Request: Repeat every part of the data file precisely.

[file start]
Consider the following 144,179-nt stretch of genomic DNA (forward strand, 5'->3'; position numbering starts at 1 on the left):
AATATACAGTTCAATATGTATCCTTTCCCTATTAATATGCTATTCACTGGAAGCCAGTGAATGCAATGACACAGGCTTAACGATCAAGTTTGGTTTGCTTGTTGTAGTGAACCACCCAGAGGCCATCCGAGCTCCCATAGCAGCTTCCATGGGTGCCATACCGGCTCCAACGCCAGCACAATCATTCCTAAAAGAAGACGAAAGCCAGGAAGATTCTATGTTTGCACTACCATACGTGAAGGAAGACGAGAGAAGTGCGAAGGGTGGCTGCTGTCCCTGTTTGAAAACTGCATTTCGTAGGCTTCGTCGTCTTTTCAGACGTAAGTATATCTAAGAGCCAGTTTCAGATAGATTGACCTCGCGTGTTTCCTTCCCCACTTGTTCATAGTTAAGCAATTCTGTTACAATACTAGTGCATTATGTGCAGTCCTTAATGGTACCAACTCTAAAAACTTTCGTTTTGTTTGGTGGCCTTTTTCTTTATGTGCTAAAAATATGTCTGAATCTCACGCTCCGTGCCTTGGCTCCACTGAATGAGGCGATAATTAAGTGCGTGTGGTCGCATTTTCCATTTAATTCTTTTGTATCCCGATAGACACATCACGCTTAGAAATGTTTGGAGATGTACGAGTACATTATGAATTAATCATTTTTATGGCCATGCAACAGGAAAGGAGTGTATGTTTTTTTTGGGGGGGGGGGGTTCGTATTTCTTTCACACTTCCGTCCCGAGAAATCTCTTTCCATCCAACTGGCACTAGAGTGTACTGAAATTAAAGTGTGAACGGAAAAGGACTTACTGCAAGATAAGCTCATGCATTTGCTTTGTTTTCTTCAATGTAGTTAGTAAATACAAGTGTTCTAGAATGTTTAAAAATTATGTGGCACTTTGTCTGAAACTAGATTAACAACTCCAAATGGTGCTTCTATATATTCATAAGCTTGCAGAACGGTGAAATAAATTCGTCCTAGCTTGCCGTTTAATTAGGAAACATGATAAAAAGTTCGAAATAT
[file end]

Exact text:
Consider the following 144,179-nt stretch of genomic DNA (forward strand, 5'->3'; position numbering starts at 1 on the left):
AATATACAGTTCAATATGTATCCTTTCCCTATTAATATGCTATTCACTGGAAGCCAGTGAATGCAATGACACAGGCTTAACGATCAAGTTTGGTTTGCTTGTTGTAGTGAACCACCCAGAGGCCATCCGAGCTCCCATAGCAGCTTCCATGGGTGCCATACCGGCTCCAACGCCAGCACAATCATTCCTAAAAGAAGACGAAAGCCAGGAAGATTCTATGTTTGCACTACCATACGTGAAGGAAGACGAGAGAAGTGCGAAGGGTGGCTGCTGTCCCTGTTTGAAAACTGCATTTCGTAGGCTTCGTCGTCTTTTCAGACGTAAGTATATCTAAGAGCCAGTTTCAGATAGATTGACCTCGCGTGTTTCCTTCCCCACTTGTTCATAGTTAAGCAATTCTGTTACAATACTAGTGCATTATGTGCAGTCCTTAATGGTACCAACTCTAAAAACTTTCGTTTTGTTTGGTGGCCTTTTTCTTTATGTGCTAAAAATATGTCTGAATCTCACGCTCCGTGCCTTGGCTCCACTGAATGAGGCGATAATTAAGTGCGTGTGGTCGCATTTTCCATTTAATTCTTTTGTATCCCGATAGACACATCACGCTTAGAAATGTTTGGAGATGTACGAGTACATTATGAATTAATCATTTTTATGGCCATGCAACAGGAAAGGAGTGTATGTTTTTTTTGGGGGGGGGGGGTTCGTATTTCTTTCACACTTCCGTCCCGAGAAATCTCTTTCCATCCAACTGGCACTAGAGTGTACTGAAATTAAAGTGTGAACGGAAAAGGACTTACTGCAAGATAAGCTCATGCATTTGCTTTGTTTTCTTCAATGTAGTTAGTAAATACAAGTGTTCTAGAATGTTTAAAAATTATGTGGCACTTTGTCTGAAACTAGATTAACAACTCCAAATGGTGCTTCTATATATTCATAAGCTTGCAGAACGGTGAAATAAATTCGTCCTAGCTTGCCGTTTAATTAGGAAACATGATAAAAAGTTCGAAATAT